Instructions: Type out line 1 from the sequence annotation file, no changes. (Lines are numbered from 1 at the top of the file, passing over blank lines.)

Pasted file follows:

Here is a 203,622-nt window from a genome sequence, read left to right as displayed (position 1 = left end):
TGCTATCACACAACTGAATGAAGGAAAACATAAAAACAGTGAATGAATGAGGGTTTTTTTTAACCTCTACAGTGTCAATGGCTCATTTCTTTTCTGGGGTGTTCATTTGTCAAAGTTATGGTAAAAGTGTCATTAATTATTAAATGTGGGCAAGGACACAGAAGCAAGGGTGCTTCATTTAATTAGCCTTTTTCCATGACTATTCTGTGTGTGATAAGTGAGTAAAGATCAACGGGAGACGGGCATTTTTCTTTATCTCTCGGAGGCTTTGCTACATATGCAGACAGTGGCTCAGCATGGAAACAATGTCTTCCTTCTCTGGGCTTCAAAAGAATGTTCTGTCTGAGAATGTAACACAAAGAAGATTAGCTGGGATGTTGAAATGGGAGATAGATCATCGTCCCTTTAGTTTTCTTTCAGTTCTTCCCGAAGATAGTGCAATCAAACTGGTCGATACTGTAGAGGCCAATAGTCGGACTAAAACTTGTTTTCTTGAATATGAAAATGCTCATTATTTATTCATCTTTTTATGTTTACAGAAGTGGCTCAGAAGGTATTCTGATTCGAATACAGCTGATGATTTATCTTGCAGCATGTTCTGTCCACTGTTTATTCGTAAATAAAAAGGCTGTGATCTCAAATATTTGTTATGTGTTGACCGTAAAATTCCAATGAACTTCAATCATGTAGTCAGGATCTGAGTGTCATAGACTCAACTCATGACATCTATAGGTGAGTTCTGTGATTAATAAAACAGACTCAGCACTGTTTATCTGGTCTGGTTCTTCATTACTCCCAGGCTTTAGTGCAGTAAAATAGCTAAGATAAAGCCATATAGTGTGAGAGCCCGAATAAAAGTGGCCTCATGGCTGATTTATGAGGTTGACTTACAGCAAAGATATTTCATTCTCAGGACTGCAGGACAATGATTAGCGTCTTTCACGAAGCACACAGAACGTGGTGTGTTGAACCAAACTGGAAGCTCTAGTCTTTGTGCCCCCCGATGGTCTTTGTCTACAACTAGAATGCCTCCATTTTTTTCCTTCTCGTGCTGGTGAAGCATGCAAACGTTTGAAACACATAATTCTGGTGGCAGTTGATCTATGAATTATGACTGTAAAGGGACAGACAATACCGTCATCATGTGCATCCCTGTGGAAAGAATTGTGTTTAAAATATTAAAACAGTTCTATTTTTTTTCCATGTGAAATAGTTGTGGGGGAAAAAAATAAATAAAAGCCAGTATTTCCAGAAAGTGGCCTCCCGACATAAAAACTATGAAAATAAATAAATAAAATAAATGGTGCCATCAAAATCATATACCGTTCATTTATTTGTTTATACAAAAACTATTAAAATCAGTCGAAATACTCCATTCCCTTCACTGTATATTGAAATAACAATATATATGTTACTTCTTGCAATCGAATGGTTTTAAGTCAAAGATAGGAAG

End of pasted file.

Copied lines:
Here is a 203,622-nt window from a genome sequence, read left to right as displayed (position 1 = left end):